In late July, after weeks of having problems with her vision, with headaches, and with just generally feeling bad, she was diagnosed with a brain tumour, the worst, most aggressive kind. She had an operation in Kelowna, but doctors could only remove the biggest lump, not the tentacles. She tried radiation in September, but it made her so sick that she had to stop after only a couple of weeks.
So she came home, where all the energy she had poured into the people around her was returned. People, family and friends, moved into her house to take care of her and, in a way, to take care of all the friends who couldn’t be there. Her daughter, Jen, created a Facebook page to let people know about Sandy’s days for those who couldn’t be there. Her sister, Sheren, and Arlene took turns phoning people at key points to give them news, an exhausting job since I imagine that most of them, like me, cried for much of the conversation.
In spite of that, the house turned into, as her friend Niki Verzuh put it, “the House of Love.” People sent books and CDs and money to help with expenses. And they wrote endlessly. Her family took turns every day reading aloud from the dozen or more cards and letters that arrived every day. They took Sandy for walks by the river that she loved so much and they made dinners and played music and cried and talked endlessly about life and death.
Sandy, as always, infused everything with her same irreverent and passionately caring style. When she called me the first time after her diagnosis, her opening line was: “Well, guess I won’t be coming down to paint your house like you always wanted.” And when I commented tentatively that her speech sounded a little odd, slurred, she replied, “I do have a f***ing brain tumour, you know.” Apparently that was a popular line in many conversations she had at the House of Love.
And when I visited, our conversations spanned the range from “Oh, him, he was always a dickhead, wasn’t he?” to what she was going to buy everyone to Christmas to wondering whether she had really done anything with her life that was meaningful, that had changed the world a little.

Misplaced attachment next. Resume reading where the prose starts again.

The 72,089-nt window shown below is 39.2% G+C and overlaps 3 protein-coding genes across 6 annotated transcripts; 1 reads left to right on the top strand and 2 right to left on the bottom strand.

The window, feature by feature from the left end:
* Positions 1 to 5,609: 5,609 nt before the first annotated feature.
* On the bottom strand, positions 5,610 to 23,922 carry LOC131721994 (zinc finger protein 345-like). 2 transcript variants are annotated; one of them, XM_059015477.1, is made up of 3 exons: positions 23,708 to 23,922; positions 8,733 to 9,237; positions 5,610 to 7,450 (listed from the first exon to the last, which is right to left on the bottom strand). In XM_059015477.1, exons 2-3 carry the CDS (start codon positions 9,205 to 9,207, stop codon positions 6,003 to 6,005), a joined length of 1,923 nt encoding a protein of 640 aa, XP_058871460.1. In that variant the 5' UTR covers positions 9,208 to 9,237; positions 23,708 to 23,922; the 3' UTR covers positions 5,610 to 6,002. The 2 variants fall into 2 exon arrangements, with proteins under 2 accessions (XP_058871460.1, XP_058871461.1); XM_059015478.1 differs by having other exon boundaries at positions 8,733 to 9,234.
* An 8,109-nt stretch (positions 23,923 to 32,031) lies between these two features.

I tried to tell her that she had, although, in the struggle of the moment to say everything that had been circling in my head for weeks, I’m not sure I did a good job. I never got the chance to try again. She got weaker soon after I saw her last, then slipped into a coma a week ago Friday. She died in the early morning of Nov. 11 at home, with her family all around.
What I would like to tell her now is how much I would have learned from her if we had ever taken our imaginary trip to Mexico. I have always been a person who rushed when I travelled, driving hundreds of miles in a day and never stopping. Sandy was the opposite. For her, travelling was all about the voyage: stopping at Rock Creek to have a beer by the river, going for a swim in the Simalkameen, checking out the perogies in Grand Forks.
Enjoying the voyage was what she did her whole life and so she filled her years twice over. She had nothing to regret. The biggest loss is ours. We have years to live now without her and without everything she would have done to make those years seem richer and more exciting and more fun. Castlegar and the Kootenays won’t have this person who would probably have cooked up more than one idea in the next 20 years to make her community better And I will never get to eat her fingerling potatoes or admire her latest home-decor find or have her cut through some knot of my anxiety with a couple of sharp sentences or listen to her latest funny story that will make me laugh until it hurts.
- Sandy Korman would have turned 60 on Dec. 15. More than 300 people attended her memorial service in Castlegar. Her family and friends have started a fund at the Kootenay School of the Arts to provide awards in her name. Donations can be made to Development, Selkirk College, 820 10th Street, Nelson, B.C. V1L 3C7.